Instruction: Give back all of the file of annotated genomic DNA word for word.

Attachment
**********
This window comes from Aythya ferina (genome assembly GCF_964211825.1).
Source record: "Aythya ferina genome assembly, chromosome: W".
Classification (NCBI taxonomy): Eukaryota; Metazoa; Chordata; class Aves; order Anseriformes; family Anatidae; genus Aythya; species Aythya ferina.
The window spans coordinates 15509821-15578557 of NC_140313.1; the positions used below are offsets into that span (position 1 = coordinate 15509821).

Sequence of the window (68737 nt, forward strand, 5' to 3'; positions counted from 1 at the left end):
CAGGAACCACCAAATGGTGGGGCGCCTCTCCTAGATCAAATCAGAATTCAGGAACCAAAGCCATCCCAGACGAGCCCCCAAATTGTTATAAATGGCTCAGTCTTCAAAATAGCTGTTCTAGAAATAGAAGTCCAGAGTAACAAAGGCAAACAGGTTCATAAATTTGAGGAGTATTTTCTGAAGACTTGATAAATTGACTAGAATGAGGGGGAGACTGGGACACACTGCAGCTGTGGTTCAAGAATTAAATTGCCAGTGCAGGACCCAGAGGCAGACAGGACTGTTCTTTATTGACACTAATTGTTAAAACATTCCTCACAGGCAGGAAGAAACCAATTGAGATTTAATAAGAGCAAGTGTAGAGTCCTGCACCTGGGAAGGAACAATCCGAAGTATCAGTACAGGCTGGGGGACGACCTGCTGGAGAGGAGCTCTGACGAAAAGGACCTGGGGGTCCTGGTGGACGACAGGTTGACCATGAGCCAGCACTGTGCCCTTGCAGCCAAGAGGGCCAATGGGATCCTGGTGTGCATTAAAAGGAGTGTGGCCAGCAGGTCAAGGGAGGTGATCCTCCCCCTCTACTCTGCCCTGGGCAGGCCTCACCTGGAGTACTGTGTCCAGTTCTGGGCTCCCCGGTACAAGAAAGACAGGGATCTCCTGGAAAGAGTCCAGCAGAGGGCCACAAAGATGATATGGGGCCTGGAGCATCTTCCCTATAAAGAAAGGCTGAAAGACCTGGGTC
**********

This window comes from Aythya ferina (genome assembly GCF_964211825.1).
Source record: "Aythya ferina genome assembly, chromosome: W".
Classification (NCBI taxonomy): Eukaryota; Metazoa; Chordata; class Aves; order Anseriformes; family Anatidae; genus Aythya; species Aythya ferina.
The window spans coordinates 15509821-15578557 of NC_140313.1; the positions used below are offsets into that span (position 1 = coordinate 15509821).

Sequence of the window (68737 nt, forward strand, 5' to 3'; positions counted from 1 at the left end):
CAGGAACCACCAAATGGTGGGGCGCCTCTCCTAGATCAAATCAGAATTCAGGAACCAAAGCCATCCCAGACGAGCCCCCAAATTGTTATAAATGGCTCAGTCTTCAAAATAGCTGTTCTAGAAATAGAAGTCCAGAGTAACAAAGGCAAACAGGTTCATAAATTTGAGGAGTATTTTCTGAAGACTTGATAAATTGACTAGAATGAGGGGGAGACTGGGACACACTGCAGCTGTGGTTCAAGAATTAAATTGCCAGTGCAGGACCCAGAGGCAGACAGGACTGTTCTTTATTGACACTAATTGTTAAAACATTCCTCACAGGCAGGAAGAAACCAATTGAGATTTAATAAGAGCAAGTGTAGAGTCCTGCACCTGGGAAGGAACAATCCGAAGTATCAGTACAGGCTGGGGGACGACCTGCTGGAGAGGAGCTCTGACGAAAAGGACCTGGGGGTCCTGGTGGACGACAGGTTGACCATGAGCCAGCACTGTGCCCTTGCAGCCAAGAGGGCCAATGGGATCCTGGTGTGCATTAAAAGGAGTGTGGCCAGCAGGTCAAGGGAGGTGATCCTCCCCCTCTACTCTGCCCTGGGCAGGCCTCACCTGGAGTACTGTGTCCAGTTCTGGGCTCCCCGGTACAAGAAAGACAGGGATCTCCTGGAAAGAGTCCAGCAGAGGGCCACAAAGATGATATGGGGCCTGGAGCATCTTCCCTATAAAGAAAGGCTGAAAGACCTGGGTC